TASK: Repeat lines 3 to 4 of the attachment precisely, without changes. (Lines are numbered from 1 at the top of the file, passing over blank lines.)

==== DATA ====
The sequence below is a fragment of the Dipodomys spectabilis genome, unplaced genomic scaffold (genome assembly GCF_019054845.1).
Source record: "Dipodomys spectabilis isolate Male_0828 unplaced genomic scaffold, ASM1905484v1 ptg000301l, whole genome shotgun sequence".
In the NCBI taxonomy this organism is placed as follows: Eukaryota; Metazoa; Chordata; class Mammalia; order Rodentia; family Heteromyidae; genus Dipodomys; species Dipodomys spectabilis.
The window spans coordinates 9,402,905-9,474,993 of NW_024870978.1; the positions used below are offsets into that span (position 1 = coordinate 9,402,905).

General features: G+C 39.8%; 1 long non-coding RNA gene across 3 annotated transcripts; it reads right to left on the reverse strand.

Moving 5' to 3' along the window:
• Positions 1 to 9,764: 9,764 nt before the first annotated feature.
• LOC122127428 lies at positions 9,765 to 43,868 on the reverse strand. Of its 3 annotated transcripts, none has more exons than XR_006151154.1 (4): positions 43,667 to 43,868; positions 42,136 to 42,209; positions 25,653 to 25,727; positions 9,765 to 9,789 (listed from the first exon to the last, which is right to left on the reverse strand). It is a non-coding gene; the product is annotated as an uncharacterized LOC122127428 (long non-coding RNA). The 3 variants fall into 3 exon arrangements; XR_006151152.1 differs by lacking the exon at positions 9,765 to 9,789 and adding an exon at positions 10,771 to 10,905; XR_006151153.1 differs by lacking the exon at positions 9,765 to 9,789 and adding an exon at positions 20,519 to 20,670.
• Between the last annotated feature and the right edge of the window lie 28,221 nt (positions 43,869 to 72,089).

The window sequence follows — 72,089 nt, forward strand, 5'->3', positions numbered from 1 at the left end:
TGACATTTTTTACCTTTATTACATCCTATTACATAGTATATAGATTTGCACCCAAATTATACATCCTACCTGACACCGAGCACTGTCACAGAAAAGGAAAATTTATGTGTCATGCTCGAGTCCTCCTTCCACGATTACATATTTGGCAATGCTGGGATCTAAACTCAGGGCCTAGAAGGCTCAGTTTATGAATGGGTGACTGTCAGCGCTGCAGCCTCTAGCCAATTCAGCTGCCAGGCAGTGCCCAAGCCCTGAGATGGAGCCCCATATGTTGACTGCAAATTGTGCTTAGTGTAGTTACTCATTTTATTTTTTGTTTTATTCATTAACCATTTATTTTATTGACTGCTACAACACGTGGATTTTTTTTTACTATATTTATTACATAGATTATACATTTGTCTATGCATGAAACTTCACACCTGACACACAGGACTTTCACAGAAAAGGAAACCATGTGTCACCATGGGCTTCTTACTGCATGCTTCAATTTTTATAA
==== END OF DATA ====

In the NCBI taxonomy this organism is placed as follows: Eukaryota; Metazoa; Chordata; class Mammalia; order Rodentia; family Heteromyidae; genus Dipodomys; species Dipodomys spectabilis.
The window spans coordinates 9,402,905-9,474,993 of NW_024870978.1; the positions used below are offsets into that span (position 1 = coordinate 9,402,905).